Israeli Army Diverts Millions of Shekels Earmarked for Soldiers' Welfare to Innovation Conference

The Israeli military allocated over $10 million for an innovation conference that will host representatives of foreign militaries and security organizations, initiated by Aviv Kochavi ahead of the end of his tenure as chief of staff

Yaniv Kubovich
Yaniv Kubovich
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Chief of Staff Aviv Kochavi, on Sunday.
Chief of Staff Aviv Kochavi, on Sunday.Credit: Ohad Zwigenberg
Yaniv Kubovich
Yaniv Kubovich

The Israeli military has diverted funds meant to improve soldiers’ living conditions for an innovation conference initiated by the army chief, despite public criticism that it is “superfluous and costly.”

The military has allocated 35 million shekels ($10.75 million) for the four-day event, which will be held in September on the occasion of the end of Aviv Kochavi's tenure as Chief of Staff. Most of the money was meant for constructing and renovating soldiers’ quarters on army bases.

Haaretz reported in Hebrew in June that Kochavi had pushed the innovation conference through a tender-exempt process. Invitees include senior officials from foreign militaries and security organizations. The proposal on the Defense Ministry’s website for tenders called for production companies to make bids to run the conference. Organizers would have to arrange to bring in officials from 25 countries and hosting them in hotels.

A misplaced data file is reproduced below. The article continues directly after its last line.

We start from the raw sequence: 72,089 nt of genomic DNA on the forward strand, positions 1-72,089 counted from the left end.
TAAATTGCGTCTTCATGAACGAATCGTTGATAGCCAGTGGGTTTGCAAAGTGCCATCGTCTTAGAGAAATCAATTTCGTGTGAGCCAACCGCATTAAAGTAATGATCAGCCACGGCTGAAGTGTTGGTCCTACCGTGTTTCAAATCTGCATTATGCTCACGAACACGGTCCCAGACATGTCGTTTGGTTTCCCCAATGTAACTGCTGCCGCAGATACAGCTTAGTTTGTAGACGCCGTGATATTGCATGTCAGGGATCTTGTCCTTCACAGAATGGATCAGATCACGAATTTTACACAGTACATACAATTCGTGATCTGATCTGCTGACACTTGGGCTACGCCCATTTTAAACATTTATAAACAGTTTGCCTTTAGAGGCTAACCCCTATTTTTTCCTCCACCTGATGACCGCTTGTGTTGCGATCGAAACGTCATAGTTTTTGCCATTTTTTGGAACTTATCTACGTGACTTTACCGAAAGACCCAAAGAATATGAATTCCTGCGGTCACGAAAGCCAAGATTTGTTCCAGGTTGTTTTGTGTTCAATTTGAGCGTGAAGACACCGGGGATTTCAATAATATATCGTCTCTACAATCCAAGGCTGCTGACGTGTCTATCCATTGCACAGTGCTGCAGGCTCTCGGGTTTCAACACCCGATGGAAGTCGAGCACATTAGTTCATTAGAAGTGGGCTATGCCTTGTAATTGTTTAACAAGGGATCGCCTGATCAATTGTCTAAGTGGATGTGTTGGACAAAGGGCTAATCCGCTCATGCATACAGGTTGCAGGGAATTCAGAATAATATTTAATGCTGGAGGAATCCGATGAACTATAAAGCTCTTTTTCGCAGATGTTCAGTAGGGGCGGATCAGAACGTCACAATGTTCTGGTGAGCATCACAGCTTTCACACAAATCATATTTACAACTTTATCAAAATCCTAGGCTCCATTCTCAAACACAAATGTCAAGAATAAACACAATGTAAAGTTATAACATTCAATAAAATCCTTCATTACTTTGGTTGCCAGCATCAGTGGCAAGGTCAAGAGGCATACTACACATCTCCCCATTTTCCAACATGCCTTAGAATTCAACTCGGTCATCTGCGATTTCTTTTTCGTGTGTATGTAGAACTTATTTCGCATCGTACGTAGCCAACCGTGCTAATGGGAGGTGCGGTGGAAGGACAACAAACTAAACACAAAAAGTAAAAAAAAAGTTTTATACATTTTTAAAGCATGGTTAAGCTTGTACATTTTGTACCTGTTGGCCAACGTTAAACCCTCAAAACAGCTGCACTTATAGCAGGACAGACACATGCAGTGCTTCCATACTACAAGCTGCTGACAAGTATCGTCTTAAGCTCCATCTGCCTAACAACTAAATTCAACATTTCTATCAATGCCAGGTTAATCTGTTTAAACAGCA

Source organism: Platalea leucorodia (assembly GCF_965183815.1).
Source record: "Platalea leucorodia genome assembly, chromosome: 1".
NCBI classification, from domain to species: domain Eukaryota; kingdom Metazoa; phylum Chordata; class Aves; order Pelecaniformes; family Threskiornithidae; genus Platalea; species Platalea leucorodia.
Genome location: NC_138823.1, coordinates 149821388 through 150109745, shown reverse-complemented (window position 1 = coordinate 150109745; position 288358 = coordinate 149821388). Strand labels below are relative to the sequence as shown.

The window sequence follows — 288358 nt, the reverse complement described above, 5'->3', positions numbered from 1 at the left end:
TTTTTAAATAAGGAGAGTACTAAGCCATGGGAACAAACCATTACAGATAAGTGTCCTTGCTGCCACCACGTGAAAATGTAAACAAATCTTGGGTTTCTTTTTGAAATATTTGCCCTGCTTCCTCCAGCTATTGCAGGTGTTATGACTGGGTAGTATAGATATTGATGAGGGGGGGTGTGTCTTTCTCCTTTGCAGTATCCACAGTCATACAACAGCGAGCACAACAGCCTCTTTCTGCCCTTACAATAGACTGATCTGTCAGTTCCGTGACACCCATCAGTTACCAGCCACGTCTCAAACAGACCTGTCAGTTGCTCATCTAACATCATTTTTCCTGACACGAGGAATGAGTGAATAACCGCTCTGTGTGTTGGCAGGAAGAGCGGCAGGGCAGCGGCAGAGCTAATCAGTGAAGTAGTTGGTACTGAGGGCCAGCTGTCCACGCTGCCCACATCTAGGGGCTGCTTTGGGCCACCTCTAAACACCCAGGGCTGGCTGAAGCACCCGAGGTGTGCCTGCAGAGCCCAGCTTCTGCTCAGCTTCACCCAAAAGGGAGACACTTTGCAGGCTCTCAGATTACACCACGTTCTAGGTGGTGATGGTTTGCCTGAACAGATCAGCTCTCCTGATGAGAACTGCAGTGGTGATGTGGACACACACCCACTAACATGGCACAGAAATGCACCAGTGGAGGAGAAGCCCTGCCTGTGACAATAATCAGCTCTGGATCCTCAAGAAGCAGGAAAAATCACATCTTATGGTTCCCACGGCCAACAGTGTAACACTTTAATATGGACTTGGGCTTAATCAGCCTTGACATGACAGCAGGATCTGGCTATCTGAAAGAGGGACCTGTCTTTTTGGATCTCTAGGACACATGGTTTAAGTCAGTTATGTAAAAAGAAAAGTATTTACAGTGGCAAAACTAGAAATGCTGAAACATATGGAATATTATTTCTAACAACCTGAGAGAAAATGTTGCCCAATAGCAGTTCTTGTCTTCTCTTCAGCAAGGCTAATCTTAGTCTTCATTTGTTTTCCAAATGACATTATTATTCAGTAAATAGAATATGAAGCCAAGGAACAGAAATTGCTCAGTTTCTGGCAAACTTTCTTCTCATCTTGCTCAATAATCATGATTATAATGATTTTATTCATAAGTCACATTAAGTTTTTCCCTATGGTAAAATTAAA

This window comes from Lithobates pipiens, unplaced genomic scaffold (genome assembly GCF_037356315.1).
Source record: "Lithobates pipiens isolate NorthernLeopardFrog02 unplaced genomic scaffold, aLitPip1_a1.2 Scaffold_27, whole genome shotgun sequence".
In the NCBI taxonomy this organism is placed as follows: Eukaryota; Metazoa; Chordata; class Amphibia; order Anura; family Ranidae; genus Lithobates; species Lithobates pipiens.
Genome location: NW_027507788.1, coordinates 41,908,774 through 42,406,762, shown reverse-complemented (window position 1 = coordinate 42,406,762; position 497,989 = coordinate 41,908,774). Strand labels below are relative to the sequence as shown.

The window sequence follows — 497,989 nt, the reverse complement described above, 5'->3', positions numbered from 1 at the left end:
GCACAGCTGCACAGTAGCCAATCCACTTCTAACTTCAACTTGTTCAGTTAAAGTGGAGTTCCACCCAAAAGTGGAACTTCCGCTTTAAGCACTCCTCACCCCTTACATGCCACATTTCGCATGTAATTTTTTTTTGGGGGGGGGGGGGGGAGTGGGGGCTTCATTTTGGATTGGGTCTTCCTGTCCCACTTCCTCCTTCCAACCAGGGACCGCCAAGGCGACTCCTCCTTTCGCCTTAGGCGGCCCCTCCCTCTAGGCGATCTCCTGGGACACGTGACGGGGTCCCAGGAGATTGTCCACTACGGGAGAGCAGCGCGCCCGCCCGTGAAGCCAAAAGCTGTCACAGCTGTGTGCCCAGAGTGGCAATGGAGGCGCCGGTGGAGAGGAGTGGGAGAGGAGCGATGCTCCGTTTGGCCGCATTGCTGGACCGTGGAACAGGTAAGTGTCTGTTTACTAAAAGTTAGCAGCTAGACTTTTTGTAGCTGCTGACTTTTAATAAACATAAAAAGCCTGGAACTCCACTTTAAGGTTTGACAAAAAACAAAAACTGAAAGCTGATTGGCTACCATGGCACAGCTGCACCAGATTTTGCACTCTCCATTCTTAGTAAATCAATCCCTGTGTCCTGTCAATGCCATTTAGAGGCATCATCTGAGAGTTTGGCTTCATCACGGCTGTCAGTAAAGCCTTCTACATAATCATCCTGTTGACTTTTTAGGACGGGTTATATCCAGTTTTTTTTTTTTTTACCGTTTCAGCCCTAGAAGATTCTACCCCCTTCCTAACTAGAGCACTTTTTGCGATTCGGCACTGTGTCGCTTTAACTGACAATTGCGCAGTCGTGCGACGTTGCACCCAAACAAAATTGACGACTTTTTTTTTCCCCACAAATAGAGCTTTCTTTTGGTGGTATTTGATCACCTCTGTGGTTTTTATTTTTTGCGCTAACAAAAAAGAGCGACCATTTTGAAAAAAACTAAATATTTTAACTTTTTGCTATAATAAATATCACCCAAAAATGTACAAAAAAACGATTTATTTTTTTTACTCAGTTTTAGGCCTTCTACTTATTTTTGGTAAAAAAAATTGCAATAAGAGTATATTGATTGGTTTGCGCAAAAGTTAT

The event was originally going to involve three days at the Expo compound at the Tel Aviv Exhibition Grounds. On the fourth day, soldiers from a number of units that Kochavi had established would demonstrate their abilities at the Tze’elim army base in southern Israel. Following the report, the military moved the Expo portion to army bases.

Chief of Staff Aviv Kochavi at his initiation ceremony, in 2019.Credit: Moti Milrod

Haaretz has obtained information showing that the change in the event’s character also included redirecting internal funds in order to avoid new tenders or a new tender-exemption process that would reignite widespread public criticism.

One part of the conference will take place at the military college base at Glilot known as Dayan Base. The army allocated around 15 million shekels in order to adapt the place for the event. Five million shekels will go to erecting tents, grandstands, screens, signs and flags. Another five million will go to furniture rental. Over two million will cover flights, hotels and hosting. A further two million shekels has been set aside for official vehicles, domestic flights and halls. Finally, over a million shekels will go to construction within the base needed to host participants.

Training of the multidimensional IDF unit, in 2021.Credit: IDF Spokesperson Unit

Sources familiar with the event’s details remark that Dayan Base is slated for relocation to Jerusalem’s Mt. Scopus. After the District Planning Board approved the relocation plan in 2012, the cornerstone for the new base was laid at a ceremony in 2017. The sources wondered why millions of shekels are needed for a base that recently underwent major renovations and is due to be relocated in the coming years.

A totally ostentatious display